Terrorism

'The Gullible Man's Shortcut to a Nuclear Bomb'

The legend of red mercury

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C.J. Chivers has an engrossing article in The New York Times Magazine about red mercury, a fictional weapon that many people believe is real and some have died trying to acquire. Chivers calls it "the gullible man's shortcut to a nuclear bomb."

Here's an excerpt:

A red Mercury
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To approach the subject of red mercury is to journey into a comic-book universe, a zone where the stubborn facts of science give way to unverifiable claims, fantasy and outright magic, and where villains pursuing the dark promise of a mysterious weapon could be rushing headlong to the end of the world. This is all the more remarkable given the broad agreement among nonproliferation specialists that red mercury, at least as a chemical compound with explosive pop, does not exist.

Legends of red mercury's powers began circulating by late in the Cold War. But their breakout period came after the Soviet Union's demise, when disarray and penury settled over the Kremlin's arms programs. As declining security fueled worries of illicit trafficking, red mercury embedded itself in the lexicon of the freewheeling black-market arms bazaar. Aided by credulous news reports, it became an arms trafficker's marvelous elixir, a substance that could do almost anything a shady client might need: guide missiles, shield objects from radar, equip a rogue underdog state or terrorist group with weapons rivaling those of a superpower. It was priced accordingly, at hundreds of thousands of dollars a kilogram. With time, the asking price would soar.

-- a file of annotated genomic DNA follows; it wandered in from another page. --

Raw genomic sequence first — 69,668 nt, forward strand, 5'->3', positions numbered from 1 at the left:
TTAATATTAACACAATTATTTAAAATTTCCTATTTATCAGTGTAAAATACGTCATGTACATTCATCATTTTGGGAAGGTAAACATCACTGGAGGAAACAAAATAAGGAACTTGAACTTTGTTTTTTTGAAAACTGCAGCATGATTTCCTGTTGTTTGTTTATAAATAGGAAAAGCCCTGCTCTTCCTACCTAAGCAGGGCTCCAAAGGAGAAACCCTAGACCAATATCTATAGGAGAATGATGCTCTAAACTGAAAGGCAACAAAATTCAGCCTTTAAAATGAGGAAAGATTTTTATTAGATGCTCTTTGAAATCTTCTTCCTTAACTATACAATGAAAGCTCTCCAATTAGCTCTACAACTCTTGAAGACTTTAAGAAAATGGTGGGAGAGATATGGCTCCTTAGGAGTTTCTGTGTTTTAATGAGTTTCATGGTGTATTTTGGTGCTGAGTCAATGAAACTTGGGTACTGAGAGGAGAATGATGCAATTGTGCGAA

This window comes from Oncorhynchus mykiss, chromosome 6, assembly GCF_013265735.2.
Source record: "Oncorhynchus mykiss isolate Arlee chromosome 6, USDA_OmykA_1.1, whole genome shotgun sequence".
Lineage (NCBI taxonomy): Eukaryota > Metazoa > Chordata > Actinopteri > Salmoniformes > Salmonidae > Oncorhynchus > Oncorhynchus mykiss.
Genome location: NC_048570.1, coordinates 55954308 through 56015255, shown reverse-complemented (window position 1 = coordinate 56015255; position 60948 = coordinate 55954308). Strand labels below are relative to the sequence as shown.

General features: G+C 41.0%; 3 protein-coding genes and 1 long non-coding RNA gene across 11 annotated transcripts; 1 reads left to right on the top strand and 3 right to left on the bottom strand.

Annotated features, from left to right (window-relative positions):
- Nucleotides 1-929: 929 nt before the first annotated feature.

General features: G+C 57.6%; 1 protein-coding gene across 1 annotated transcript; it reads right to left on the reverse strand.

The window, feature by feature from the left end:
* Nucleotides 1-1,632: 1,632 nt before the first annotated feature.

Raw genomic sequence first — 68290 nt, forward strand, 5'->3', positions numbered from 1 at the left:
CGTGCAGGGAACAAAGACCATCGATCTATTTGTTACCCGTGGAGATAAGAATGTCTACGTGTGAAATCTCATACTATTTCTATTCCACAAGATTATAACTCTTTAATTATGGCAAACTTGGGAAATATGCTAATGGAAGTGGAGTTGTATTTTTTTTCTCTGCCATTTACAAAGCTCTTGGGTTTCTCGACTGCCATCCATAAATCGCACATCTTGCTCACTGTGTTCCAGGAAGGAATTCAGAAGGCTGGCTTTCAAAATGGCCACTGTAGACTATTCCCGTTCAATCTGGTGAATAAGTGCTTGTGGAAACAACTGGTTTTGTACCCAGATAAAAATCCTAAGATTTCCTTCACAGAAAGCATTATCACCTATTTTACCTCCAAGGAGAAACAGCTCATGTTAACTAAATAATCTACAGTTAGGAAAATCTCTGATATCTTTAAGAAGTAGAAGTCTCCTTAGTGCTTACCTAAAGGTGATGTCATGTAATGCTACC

ISIS searches for a defense against America's greatest weapon, Superman.
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The whole piece is worth your time; you should head over to the NYT site and read it. I'll quote just one more passage here—one where the legend of red mercury is found fusing itself to some older sorts of folklore:

Safi al-Safi, an unaffiliated rebel and small-time smuggler specializing in weapons, antiquities and forged documents, sat in an open-air cafe beside the Syrian-Turkish border. He was smoking scented tobacco from a water pipe while discussing the cross-border mercury trade. "Red mercury has a red color, and there is mercury that has the color of dark blood," he said. "And there is green mercury, which is used for sexual enhancement, and silver mercury is used for medical purposes. The most expensive type is called Blood of the Slaves, which is the darkest type. Magicians use it to summon jinni."